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How to set up a franchise operation

We recently received a request from one of our readers to write about how to take the first steps toward becoming a franchise. I immediately thought of my friend Dino Dakuras, a restaurateur who has taken the EMyth principle of the Franchise Prototype to heart in the process of franchising his own business. Since he's so passionate and articulate about his business, I asked Dino to address our readers' question; here's what he had to say.

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How I started my franchise business

It all began in November of 2000 when I opened Dino's Chicago Express in Augusta, Ga. I was young, I had big dreams and big hopes, and I understood that anything worth getting required consistency and hard work. After my first year in business I realized that to grow my business I needed to find ways to simplify it -- and that's where EMyth came in.

I read The E-Myth Revisited and instantly understood the importance of working on your business and not in your business. Shortly after reading the book, I realized that in order to succeed I needed to build a concept that could run itself -- and the only way to do that was to build my business as if I were going to franchise it, even if I didn't.

Over the course of a year, I got organized. I had my staff spend hours building specific manuals for everything from training, prepping, setting up and handling customer issues to taking pictures of what food should look like going out. I spent thousands on registers that would simplify order taking and allow for better flow and consistency, and I even put in video surveillance.

I documented manufacturers and distributors and organized my ordering in such a way that I would know about price increases, decreases and any items that were out of stock. (To this day neither of my restaurants has ever told a customer we are out of something.) I even found a company to package all of my recipes. In addition, we created lists that allow for cleaning, checking numbers, food costs and percents -- all important when it comes to managing your business.

The implementation of these systems has allowed us to not only grow, but get through the tough times of business. I am honored to say that in 8 years, we have never scored less than 100% on a customer satisfaction food score.

So where am I going with all of this?

Franchising is about having a product that can be duplicated while maintaining the consistency that made it successful in the first place. The only way to do this is to set up procedures and guidelines.

There are many companies out there that are willing to go through the franchising process for you, but unless you have done the research on what is expected from you as a future franchisor, you run the risk of failing. Hard work alone will not get you where you need to be, but smart, hard work can.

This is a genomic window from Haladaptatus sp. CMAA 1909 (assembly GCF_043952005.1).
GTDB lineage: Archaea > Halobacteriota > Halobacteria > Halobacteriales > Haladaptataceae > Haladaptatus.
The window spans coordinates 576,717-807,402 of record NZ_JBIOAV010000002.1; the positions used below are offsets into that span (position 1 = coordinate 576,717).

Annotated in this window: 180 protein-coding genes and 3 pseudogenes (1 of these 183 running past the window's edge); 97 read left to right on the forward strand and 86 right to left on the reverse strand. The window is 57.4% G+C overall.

Dino's seven tips to start the franchising process

  1. Make sure your concept can be franchised by researching other companies that are similar to yours. Look for the reasons they were successful and where they could have improved. A strengths, weaknesses, opportunities and threats (SWOT) analysis is perfect for this.
  2. Spend the time to set up your company to operate without you -- right now. If it can't run without you, it won't be a franchise. This will not only give you well needed days off, but the opportunity to work on your business and not in it.
  3. Trademark your name. This is a long process and you might not be successful on your first try. As a matter of fact, I had to change my company name to pursue my franchise dreams.
  4. Get help. Once you and your attorney feel comfortable with a name that will work, search for a franchising company that will fit your needs. I personally went with a company that will not only set up the documents, etc, but will also help market and sell my franchises.
  5. Get capital. If they say it will only take $60,000 to franchise, make sure you have double that number. More companies fail before they have a chance to succeed due to limited funds.
  6. Set your goals high, but not too high. What I mean by this is build your franchise company slowly and in such a way that it will be stable. My goal is 25 stores in 5 years. Moreover, don't be upset if some franchisees fail, because they will, it is just the nature of business.
  7. Be flexible. Realize not everyone is the same and understand that regardless of what mistakes you make, they will only lead to better decisions in the future.

The insight I offer here is only a small piece of the pie, based on my own experience. I suggest that you read as many books as you can. Talk to people who have been there and done that. Talk to the people that have helped you get to where you are; if it wasn't for them, you wouldn't be thinking about franchising.

Lastly, make no mistake: becoming a franchise won't be easy. Determine your success not by how many franchises you have sold, but by how many lives you have changed along the way.

There are many great quotes out there, but I agree with Michael Gerber when he says

The greatest business people I've met are determined to get it right no matter what the cost.

I'm assuming if you're reading this you are one of those people, so dream big and reach high and as Zig says, "I'll see you at the top."

EMyth Team

Written by EMyth Team

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